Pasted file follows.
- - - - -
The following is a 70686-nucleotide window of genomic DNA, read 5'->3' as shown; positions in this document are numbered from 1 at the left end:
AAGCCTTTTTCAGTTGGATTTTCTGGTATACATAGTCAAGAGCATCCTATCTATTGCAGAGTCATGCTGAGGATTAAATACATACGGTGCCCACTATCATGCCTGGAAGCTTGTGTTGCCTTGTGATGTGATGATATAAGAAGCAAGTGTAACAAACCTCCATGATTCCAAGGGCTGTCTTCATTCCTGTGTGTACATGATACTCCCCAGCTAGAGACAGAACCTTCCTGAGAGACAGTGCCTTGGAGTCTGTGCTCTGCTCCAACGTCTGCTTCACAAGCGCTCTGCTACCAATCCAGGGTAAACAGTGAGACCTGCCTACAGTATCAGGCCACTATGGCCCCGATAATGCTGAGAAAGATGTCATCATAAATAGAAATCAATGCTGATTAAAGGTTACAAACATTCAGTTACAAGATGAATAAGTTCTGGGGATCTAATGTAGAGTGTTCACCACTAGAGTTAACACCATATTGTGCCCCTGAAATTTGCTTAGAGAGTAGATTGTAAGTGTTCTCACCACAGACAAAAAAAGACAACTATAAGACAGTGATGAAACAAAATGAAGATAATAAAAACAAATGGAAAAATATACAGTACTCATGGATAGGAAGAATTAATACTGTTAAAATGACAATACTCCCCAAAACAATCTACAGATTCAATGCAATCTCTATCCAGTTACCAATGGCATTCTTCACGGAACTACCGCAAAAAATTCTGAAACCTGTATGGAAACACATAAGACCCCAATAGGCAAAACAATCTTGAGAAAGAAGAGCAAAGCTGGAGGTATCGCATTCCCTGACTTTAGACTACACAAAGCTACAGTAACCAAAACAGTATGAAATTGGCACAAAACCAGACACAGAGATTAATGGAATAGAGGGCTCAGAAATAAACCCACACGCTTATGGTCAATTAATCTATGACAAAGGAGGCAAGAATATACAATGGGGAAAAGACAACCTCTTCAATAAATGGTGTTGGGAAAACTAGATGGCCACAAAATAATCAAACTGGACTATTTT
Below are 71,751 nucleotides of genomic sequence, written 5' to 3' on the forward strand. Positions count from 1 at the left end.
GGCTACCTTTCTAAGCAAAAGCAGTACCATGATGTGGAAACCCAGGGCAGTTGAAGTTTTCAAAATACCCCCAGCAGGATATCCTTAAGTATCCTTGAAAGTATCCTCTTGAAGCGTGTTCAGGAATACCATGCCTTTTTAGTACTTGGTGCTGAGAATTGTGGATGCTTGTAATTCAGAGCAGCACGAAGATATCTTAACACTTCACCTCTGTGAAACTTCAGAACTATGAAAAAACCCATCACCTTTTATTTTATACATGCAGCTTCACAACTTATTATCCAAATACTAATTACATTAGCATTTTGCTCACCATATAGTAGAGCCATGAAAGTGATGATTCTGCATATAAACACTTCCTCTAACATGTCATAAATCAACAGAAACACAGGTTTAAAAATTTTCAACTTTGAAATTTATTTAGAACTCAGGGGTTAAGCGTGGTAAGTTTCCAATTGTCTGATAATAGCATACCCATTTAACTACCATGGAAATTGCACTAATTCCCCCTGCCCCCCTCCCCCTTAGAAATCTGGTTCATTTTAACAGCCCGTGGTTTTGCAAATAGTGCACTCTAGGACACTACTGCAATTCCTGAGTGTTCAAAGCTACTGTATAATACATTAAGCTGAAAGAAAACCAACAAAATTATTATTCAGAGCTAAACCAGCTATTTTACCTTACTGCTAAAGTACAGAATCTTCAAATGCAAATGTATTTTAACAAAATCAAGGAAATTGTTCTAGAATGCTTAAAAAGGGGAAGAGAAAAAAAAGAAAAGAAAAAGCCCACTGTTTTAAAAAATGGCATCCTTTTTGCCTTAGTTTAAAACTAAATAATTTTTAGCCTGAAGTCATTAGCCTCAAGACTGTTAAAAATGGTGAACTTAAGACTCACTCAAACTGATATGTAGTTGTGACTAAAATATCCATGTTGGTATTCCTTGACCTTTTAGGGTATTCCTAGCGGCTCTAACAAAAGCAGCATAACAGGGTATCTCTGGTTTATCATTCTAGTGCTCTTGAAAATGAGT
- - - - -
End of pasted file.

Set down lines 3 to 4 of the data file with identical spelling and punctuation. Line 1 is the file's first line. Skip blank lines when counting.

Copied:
Below are 71,751 nucleotides of genomic sequence, written 5' to 3' on the forward strand. Positions count from 1 at the left end.
GGCTACCTTTCTAAGCAAAAGCAGTACCATGATGTGGAAACCCAGGGCAGTTGAAGTTTTCAAAATACCCCCAGCAGGATATCCTTAAGTATCCTTGAAAGTATCCTCTTGAAGCGTGTTCAGGAATACCATGCCTTTTTAGTACTTGGTGCTGAGAATTGTGGATGCTTGTAATTCAGAGCAGCACGAAGATATCTTAACACTTCACCTCTGTGAAACTTCAGAACTATGAAAAAACCCATCACCTTTTATTTTATACATGCAGCTTCACAACTTATTATCCAAATACTAATTACATTAGCATTTTGCTCACCATATAGTAGAGCCATGAAAGTGATGATTCTGCATATAAACACTTCCTCTAACATGTCATAAATCAACAGAAACACAGGTTTAAAAATTTTCAACTTTGAAATTTATTTAGAACTCAGGGGTTAAGCGTGGTAAGTTTCCAATTGTCTGATAATAGCATACCCATTTAACTACCATGGAAATTGCACTAATTCCCCCTGCCCCCCTCCCCCTTAGAAATCTGGTTCATTTTAACAGCCCGTGGTTTTGCAAATAGTGCACTCTAGGACACTACTGCAATTCCTGAGTGTTCAAAGCTACTGTATAATACATTAAGCTGAAAGAAAACCAACAAAATTATTATTCAGAGCTAAACCAGCTATTTTACCTTACTGCTAAAGTACAGAATCTTCAAATGCAAATGTATTTTAACAAAATCAAGGAAATTGTTCTAGAATGCTTAAAAAGGGGAAGAGAAAAAAAAGAAAAGAAAAAGCCCACTGTTTTAAAAAATGGCATCCTTTTTGCCTTAGTTTAAAACTAAATAATTTTTAGCCTGAAGTCATTAGCCTCAAGACTGTTAAAAATGGTGAACTTAAGACTCACTCAAACTGATATGTAGTTGTGACTAAAATATCCATGTTGGTATTCCTTGACCTTTTAGGGTATTCCTAGCGGCTCTAACAAAAGCAGCATAACAGGGTATCTCTGGTTTATCATTCTAGTGCTCTTGAAAATGAGT